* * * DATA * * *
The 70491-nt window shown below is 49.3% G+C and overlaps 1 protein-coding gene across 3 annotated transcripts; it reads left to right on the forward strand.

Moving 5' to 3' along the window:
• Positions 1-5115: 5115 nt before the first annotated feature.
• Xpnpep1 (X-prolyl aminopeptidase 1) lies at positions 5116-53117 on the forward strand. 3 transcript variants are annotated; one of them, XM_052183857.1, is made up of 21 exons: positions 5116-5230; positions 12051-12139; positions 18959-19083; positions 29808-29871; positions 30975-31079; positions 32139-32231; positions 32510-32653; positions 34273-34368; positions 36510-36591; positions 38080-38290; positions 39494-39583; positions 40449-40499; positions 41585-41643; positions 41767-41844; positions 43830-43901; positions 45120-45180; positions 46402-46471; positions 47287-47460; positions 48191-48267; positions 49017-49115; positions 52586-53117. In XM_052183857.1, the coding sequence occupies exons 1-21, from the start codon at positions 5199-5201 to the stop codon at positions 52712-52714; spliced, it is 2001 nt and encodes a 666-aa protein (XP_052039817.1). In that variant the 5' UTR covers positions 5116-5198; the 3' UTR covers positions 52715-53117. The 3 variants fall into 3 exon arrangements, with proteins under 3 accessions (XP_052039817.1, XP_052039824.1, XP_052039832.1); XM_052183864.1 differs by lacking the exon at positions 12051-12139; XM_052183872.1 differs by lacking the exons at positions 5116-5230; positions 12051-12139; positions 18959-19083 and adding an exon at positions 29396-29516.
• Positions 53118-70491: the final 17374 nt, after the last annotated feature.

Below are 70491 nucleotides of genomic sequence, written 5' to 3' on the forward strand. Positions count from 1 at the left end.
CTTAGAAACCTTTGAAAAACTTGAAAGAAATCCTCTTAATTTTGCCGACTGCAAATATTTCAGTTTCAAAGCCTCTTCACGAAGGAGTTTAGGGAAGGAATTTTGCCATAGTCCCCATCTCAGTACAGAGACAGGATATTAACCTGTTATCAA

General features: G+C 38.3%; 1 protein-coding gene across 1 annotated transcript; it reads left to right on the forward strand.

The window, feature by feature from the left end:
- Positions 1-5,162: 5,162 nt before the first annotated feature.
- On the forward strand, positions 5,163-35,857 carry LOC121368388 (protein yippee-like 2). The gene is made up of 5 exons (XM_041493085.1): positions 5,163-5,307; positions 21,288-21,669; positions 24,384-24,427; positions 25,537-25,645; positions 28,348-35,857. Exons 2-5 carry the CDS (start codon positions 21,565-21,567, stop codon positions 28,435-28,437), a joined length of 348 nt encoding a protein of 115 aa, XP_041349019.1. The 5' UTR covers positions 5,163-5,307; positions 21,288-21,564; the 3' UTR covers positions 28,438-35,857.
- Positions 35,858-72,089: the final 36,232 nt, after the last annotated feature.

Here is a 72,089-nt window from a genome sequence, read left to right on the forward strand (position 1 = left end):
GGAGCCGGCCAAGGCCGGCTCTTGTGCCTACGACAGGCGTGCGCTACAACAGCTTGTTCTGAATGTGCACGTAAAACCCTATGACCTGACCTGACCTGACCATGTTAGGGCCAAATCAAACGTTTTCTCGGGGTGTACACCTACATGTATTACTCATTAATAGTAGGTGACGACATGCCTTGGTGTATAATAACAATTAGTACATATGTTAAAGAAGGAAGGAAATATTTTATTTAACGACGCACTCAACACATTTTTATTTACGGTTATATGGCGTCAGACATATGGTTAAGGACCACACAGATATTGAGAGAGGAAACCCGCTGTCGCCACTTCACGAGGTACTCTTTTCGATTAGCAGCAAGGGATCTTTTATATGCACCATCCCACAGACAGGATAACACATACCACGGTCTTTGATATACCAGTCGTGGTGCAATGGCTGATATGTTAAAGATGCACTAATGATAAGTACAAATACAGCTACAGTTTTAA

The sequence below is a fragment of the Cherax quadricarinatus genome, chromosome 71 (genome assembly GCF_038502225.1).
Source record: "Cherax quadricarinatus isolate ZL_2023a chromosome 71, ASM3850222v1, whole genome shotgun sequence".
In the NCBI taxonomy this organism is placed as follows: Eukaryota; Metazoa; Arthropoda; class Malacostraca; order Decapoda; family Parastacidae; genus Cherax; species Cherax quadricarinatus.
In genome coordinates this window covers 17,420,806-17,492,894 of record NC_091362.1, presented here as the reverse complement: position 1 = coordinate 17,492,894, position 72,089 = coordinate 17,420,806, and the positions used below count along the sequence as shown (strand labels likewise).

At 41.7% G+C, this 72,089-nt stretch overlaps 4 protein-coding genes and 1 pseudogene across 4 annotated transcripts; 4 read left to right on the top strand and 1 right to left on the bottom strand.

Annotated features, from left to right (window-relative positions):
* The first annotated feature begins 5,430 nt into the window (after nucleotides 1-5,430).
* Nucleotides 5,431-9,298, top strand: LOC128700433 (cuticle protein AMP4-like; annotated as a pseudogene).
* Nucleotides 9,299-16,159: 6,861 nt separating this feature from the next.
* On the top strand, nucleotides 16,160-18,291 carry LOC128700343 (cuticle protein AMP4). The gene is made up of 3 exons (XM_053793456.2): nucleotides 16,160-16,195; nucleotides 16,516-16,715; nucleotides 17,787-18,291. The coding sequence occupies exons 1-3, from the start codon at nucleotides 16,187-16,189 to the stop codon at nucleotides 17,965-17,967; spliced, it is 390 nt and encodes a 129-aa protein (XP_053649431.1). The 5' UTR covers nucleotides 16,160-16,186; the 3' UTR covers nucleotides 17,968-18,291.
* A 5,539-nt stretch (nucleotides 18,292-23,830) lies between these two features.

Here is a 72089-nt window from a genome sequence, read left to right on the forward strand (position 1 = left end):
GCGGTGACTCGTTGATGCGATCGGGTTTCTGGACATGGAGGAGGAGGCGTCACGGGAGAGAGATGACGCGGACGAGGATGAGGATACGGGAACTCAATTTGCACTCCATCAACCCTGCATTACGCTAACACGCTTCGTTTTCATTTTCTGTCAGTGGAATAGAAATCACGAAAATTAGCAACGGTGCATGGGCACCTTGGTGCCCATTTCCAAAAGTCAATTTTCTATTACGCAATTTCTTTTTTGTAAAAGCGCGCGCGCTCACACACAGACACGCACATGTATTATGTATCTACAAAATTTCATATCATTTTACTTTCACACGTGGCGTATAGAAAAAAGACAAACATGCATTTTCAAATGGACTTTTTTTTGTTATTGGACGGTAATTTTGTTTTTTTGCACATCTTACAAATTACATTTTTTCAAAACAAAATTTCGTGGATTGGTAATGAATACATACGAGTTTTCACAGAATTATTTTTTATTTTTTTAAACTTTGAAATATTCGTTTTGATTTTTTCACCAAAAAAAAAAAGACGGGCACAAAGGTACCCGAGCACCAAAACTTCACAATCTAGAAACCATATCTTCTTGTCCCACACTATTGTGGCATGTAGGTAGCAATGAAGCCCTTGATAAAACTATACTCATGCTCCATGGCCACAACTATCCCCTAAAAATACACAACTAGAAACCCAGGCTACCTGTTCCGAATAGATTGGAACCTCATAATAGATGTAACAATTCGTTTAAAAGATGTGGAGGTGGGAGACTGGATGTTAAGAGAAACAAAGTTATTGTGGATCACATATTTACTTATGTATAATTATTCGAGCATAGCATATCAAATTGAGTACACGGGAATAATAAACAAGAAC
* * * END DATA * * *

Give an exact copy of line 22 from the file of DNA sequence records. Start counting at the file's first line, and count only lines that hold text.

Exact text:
* Nucleotides 5,431-9,298, top strand: LOC128700433 (cuticle protein AMP4-like; annotated as a pseudogene).